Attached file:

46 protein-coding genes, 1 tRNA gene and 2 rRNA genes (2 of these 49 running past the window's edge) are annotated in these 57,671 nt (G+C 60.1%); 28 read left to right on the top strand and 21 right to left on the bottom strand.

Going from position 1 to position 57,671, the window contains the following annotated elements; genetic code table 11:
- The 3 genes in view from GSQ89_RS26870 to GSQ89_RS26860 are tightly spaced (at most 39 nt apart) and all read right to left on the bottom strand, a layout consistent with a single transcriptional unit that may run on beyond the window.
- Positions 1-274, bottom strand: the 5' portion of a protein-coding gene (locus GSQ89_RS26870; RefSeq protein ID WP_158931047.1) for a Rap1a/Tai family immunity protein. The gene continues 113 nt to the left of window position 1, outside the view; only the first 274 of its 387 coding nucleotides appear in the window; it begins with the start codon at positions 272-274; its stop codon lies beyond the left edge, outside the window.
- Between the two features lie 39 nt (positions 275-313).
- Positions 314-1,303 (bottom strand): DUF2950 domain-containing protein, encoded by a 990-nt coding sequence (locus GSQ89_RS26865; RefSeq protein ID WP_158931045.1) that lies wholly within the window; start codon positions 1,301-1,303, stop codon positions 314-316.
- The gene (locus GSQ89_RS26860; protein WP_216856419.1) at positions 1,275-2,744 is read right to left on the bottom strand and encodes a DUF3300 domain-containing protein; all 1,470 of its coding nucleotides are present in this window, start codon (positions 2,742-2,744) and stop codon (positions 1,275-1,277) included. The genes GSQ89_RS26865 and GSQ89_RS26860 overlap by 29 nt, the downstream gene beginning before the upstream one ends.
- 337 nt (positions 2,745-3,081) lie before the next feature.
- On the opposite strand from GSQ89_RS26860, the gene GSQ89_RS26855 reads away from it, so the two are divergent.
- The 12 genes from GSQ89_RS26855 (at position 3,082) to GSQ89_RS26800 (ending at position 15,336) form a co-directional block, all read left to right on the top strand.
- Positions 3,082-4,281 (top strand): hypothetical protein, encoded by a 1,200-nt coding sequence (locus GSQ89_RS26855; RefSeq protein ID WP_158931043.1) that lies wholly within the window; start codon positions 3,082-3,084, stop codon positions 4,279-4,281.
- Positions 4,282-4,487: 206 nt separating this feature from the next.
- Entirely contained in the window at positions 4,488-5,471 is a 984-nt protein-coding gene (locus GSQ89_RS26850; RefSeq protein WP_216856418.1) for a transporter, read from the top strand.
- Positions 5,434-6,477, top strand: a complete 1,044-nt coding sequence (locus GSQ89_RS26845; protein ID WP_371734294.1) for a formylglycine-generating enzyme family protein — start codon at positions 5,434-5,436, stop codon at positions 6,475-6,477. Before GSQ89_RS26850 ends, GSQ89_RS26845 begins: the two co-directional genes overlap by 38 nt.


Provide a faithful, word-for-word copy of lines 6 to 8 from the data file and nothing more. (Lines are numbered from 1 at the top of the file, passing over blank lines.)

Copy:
- Positions 314-1,303 (bottom strand): DUF2950 domain-containing protein, encoded by a 990-nt coding sequence (locus GSQ89_RS26865; RefSeq protein ID WP_158931045.1) that lies wholly within the window; start codon positions 1,301-1,303, stop codon positions 314-316.
- The gene (locus GSQ89_RS26860; protein WP_216856419.1) at positions 1,275-2,744 is read right to left on the bottom strand and encodes a DUF3300 domain-containing protein; all 1,470 of its coding nucleotides are present in this window, start codon (positions 2,742-2,744) and stop codon (positions 1,275-1,277) included. The genes GSQ89_RS26865 and GSQ89_RS26860 overlap by 29 nt, the downstream gene beginning before the upstream one ends.
- 337 nt (positions 2,745-3,081) lie before the next feature.